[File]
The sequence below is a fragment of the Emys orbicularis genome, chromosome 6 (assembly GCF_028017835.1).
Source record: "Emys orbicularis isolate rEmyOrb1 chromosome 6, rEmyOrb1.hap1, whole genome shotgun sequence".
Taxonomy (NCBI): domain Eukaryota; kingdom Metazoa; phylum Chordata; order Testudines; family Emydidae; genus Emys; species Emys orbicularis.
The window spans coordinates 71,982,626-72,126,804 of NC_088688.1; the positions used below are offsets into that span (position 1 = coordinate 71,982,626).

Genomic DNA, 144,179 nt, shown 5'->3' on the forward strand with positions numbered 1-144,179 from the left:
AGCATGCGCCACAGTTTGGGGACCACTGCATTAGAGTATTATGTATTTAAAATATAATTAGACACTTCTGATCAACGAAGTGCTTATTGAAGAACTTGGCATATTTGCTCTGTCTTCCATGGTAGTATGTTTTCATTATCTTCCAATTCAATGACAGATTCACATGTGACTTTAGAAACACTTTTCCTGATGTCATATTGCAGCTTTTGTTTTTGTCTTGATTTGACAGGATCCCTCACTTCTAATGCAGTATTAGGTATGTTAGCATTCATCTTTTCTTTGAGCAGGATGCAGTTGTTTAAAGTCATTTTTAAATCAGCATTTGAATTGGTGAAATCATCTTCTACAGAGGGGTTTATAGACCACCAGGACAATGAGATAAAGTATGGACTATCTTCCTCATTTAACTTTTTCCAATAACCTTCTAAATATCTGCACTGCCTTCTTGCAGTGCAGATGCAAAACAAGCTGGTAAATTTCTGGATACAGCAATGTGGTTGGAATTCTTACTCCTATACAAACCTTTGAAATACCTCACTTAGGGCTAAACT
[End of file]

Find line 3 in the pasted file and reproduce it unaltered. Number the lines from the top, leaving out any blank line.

Taxonomy (NCBI): domain Eukaryota; kingdom Metazoa; phylum Chordata; order Testudines; family Emydidae; genus Emys; species Emys orbicularis.